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Here is my lock-free queue implementation for single producer with some preallocated memory. T is a simple type with no need for move operations. I don't use bool pop(T& result) in order to avoid double checking. I would love to see your feedback!

template <typename T>
class LockFreeQueue {
public:
    void setup(U8* buffer, U32 size) {
        m_buffer = (T*)buffer;
        m_size = size;
        clear();
    }

    void clear() {
        m_first.store(0, std::memory_order_relaxed);
        m_last.store(0, std::memory_order_relaxed);
    }

    void push(const T& value) {   // only for single producer
        U32 last = m_last.load(std::memory_order_relaxed);
        m_buffer[last] = value;
        U32 next = inc(last);
        ASSERT(next != m_first.load(std::memory_order_relaxed), "Queue overflow");
        m_last.store(next, std::memory_order_release);
    }

    bool isEmpty() {
        return m_first.load(std::memory_order_relaxed) == m_last.load(std::memory_order_relaxed);
    }

    void pop(T& result) {    // for single consumer. check isEmpty() before
        ASSERT(!isEmpty(), "Queue is empty");
        U32 first = m_first.load(std::memory_order_relaxed);
        result = m_buffer[first];
        m_first.store(inc(first), std::memory_order_release);
    }

    bool tryPop(T& result) {    // for multiple consumers. don't use isEmpty()
        while (true) {
            U32 first = m_first.load(std::memory_order_relaxed);
            if (first == m_last.load(std::memory_order_relaxed))
                return false;
            result = m_buffer[first];
            if (m_first.compare_exchange_weak(first, inc(first), std::memory_order_release))
                return true;
        }
    }

private:
    U32 inc(U32 n) { return (n + 1) % m_size; }

    T* m_buffer;
    U32 m_size;
    std::atomic<U32> m_first;
    std::atomic<U32> m_last;
};
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5
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Memory ordering problem

This line:

        if (first == m_last.load(std::memory_order_relaxed))
            return false;

should be:

        if (first == m_last.load(std::memory_order_acquire))
            return false;

Otherwise, on the next line you may load the wrong value out of m_buffer due to the load being reordered before the load to m_last. I spotted this because I noticed a memory_order_release without a corresponding memory_order_acquire. The pop() function also needs a load of m_last with memory_order_acquire.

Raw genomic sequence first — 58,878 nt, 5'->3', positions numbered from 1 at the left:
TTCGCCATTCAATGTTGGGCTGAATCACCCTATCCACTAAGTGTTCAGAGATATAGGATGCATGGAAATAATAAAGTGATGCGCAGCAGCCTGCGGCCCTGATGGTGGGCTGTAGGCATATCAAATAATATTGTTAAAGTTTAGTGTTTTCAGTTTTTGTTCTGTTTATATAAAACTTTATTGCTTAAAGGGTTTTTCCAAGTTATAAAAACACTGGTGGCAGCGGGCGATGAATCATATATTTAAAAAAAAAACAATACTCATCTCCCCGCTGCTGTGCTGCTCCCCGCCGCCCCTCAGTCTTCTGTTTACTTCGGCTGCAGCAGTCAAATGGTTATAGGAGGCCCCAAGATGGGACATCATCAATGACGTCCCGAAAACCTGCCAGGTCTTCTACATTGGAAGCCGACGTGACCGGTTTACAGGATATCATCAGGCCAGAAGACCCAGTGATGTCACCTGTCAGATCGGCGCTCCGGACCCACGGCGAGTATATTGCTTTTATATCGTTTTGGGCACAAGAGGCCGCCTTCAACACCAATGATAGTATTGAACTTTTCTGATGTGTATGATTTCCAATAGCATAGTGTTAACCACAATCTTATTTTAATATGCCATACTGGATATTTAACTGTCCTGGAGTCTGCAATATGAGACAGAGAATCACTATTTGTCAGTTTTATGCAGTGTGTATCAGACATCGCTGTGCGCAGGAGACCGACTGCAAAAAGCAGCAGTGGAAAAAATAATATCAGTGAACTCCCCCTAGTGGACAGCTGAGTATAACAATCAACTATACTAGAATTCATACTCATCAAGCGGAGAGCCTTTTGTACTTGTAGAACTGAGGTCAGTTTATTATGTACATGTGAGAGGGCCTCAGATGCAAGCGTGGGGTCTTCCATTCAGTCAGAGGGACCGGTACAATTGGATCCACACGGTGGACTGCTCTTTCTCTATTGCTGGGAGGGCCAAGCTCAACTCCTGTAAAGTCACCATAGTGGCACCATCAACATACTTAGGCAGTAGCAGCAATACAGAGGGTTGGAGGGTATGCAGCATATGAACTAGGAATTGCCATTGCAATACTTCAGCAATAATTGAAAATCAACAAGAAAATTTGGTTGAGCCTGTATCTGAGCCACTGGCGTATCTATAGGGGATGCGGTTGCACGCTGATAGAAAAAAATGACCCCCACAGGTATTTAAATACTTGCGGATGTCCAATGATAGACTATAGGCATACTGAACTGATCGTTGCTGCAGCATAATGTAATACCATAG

You have the same problem in push(). If you don't load m_first with memory_order_acquire, you run the risk of writing to the buffer when it is full, thus overwriting some element. Even the assertion won't help because you could have overwritten the buffer and then loaded a modified value for m_first.

Example of failure

Since your comment indicated that I didn't explain thoroughly enough, I will give an example of how the pop could go wrong.

  1. The queue is empty, with m_first = m_last = 0.
  2. The consumer calls try_pop().
  3. In try_pop(), m_first is loaded as 0.
  4. Now, the cpu speculatively loads m_buffer[0], even though you haven't reached that line yet.
  5. The producer calls push().
  6. The producer writes m_buffer[0], and then increments m_last to 1, in that order.
  7. The consumer reads m_last as 1.
  8. The consumer uses the value speculatively loaded in step 4 as the value for m_buffer[0], but this value is wrong.

By adding the memory_order_acquire, you prevent the load of m_buffer[0] from happening until after step 7.

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  • \$\begingroup\$ But m_last.store(next, std::memory_order_release); puts memory barrier on writes operations and we can't get new value from m_buffer before m_last would be published. \$\endgroup\$ – Guinzoo Feb 9 '16 at 10:33
  • 1
    \$\begingroup\$ That only puts memory barriers on writes of the producer. The consumer also needs barriers for its reads. \$\endgroup\$ – JS1 Feb 9 '16 at 10:46
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The management of the m_buffer is not tied to the lifetime of the queue.

The buffer is passed in as a char* buffer but the size along with it is in number of Ts it can hold. This can be confusing. Either pass in a T* directly with the number of Ts it can hold or pass the length of the buffer in bytes and then divide with sizeof(T) in the constructor;

void setup(T* buffer, U32 size) {
    m_buffer = buffer;
    m_size = size;
    clear();
}

There is no way for the producer to check if the queue is full. It will just overflow the buffer when asserts are disabled (which they will be in production).

bool isFull(){
    return inc(m_last.load(std::memory_order_relaxed)) == m_first.load(std::memory_order_relaxed);
}
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0
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  1. Since C++11 I generally prefer to stick to the standard types uint32_t and uint8_t etc. as defined in cstdint. With custom typedefs like U8 or U32 you can never be sure that the correct type has been used unless you go and check the typedef.

  2. Similar ASSERT seems to be a custom macros - I'd prefer to stick with the standard assert.

  3. I'd say setup is somewhat non-idiomatic C++. I would expect a constructor instead taking a buffer of type T*.

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